Don’t forget to get your exercise in before boozing your night away. The winding paved trail linking Cherry Grove and Sailors Haven snakes through dunes and scrubby vegetation that provides a habitat for migrating birds. Trek the boardwalk through the Sunken Forest (nps.gov/fiis) for a glimpse into a prehistoric maritime forest. While it’s tempting to pet the local semi-wild deer, they aren’t quite as friendly as Bambi, not to mention you’ll run the risk of getting ticks.
Hit happy hour at Cherry’s On the Bay (158 Bayview Walk, 631-597-7859, cherrysonthebay.com), a cocktail bar, restaurant and lounge all rolled into one. The bay-front view makes for a romantic evening with your partner and if you’re single, it serves as the perfect lookout point for new arrivals to the island. Come nightfall, Cherry’s transforms into a nightclub blasting dance tunes until 4am.
After an eventful day in the great outdoors, take the water taxi to Ocean Beach for an upscale dinner at The Island Mermaid (Ocean Beach, 631-583-8088, islandmermaid.com). It’s a bit pricier than other restaurants but the water view makes it worth every penny.
Fire Island’s most notorious summer party, Invasion of the Pines (fireislandinvasion.com) should definitely be on your bucket list. The July 4 tradition dates back to 1976, when a local drag queen was not allowed to dine at a posh Pines restaurant. Thus, the drag queen “invasion” was born; every year a ferryload of female illusionists rolls into the Pines harbor for a raucous day of partying and people-watching. Anyone can join in the daylong festivities.
Don’t fret if you missed out on a share at a swank Grove bungalow. We are once again recommending the Cherry Grove Beach Hotel (631-597-6600, grovehotel.com) for weekend visitors—it’s one of the best places to stay in Fire Island due to recent renovations and relatively affordable prices. Don’t leave without seeing their massive outdoor deck, otherwise known as the Ice Palace, where muscle boys frolic in the pool and bronzed beach babes sip drinks by the open-air bar.
While hotels are ideal for weekend getaways, it’s worth considering a seasonal rental for longer stays on the island. Horizon Beach House (56 Lewis Walk, 631-597-6278, horizonbeachhouse.com) offers vacation rentals, which is a good option to consider for a longer stay on the Island, as are properties managed by Luxury Beachfront Getaway.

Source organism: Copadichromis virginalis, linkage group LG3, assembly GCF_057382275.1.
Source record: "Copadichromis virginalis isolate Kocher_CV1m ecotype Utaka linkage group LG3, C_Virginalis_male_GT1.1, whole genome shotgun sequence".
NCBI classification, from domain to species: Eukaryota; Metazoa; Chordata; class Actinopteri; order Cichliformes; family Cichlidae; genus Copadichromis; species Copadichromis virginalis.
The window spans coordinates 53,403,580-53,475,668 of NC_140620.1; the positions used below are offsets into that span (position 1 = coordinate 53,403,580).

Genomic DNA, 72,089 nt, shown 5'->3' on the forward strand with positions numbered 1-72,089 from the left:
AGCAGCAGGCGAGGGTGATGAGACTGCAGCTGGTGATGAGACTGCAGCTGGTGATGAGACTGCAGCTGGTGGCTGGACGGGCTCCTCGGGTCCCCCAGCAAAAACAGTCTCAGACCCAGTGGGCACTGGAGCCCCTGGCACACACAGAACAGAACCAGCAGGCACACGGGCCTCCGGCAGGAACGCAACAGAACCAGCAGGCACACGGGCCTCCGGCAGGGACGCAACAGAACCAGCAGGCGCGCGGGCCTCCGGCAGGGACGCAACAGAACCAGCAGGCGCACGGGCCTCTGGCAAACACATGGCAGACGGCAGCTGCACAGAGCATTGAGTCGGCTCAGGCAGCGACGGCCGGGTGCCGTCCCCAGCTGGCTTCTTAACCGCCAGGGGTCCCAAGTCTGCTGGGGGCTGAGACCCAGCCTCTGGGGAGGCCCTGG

Alternatively, Evelyn at A Summer Place Realty (212-752-8074, asummerplacerealty.com) and Prudential Douglas Elliman (1-800-Elliman, elliman.com) are good resources to help you find the perfect rental for your singular style.
If you assumed the Hamptons were just a summer escape for Manhattan’s (and Hollywood’s) rich and powerful, think again. Whether you’re looking for a lively nightlife scene or simply hoping to get some well-deserved rest and relaxation amid splendid scenery, the Hamptons is the place to go.
The Hamptons has a little bit of everything. Shopping ranges from high-end designer boutiques to quirky vintage and antique shops. Taking a boat tour is one way to get an introduction to the different Hamptons ‘hoods. There are 10 different towns, the most popular being East Hampton, Southampton and Montauk.
Count on Duckwalk Vineyards (231 Montauk Highway, Water Mill, 631-726-7555, duckwalk.com) to help ring in your weekend getaway. Wine tastings are $8 per person for up to five wines with live performances every weekend from 1-5 pm. Stick around on Fridays when the vineyards stay open until 8 pm.
Deep Hollow Ranch (Route 27, Montauk, 631-668-2744, deephollowranch.com) is the oldest working cattle ranch in the country (!), and for $75 you can sign up for their beach and trail ride. For a more intimate setting, couples can book private tours.
The Hamptons is never short on entertainment, and this summer is shaping up to be a busy season. TheEmpire State Pride Agenda’s annual Hamptons Tea Dance (The Ark Project, 60 Millstone Rd, Water Mill, prideagenda.org) is a must, as it’s the largest LGBT event in the Hamptons. Plus, who can resist and afternoon of food and dancing with a thousand Power Gays at an eye-popping sculpture park? This year’s event is slated for Saturday, July 14 from 4-8 pm.
Watching the sunset in the Hamptons is best done at East Hampton Point (295 Three Mile Harbor Rd, East Hampton, 631-329-2800, easthamptonpoint.com), a dockside restaurant serving food to rival the front-row view. Listen to live music, dance and experience local nightlife at Southampton’s 75 Main (631-283-7575, 75main.com), the local celeb-attracting nightclub.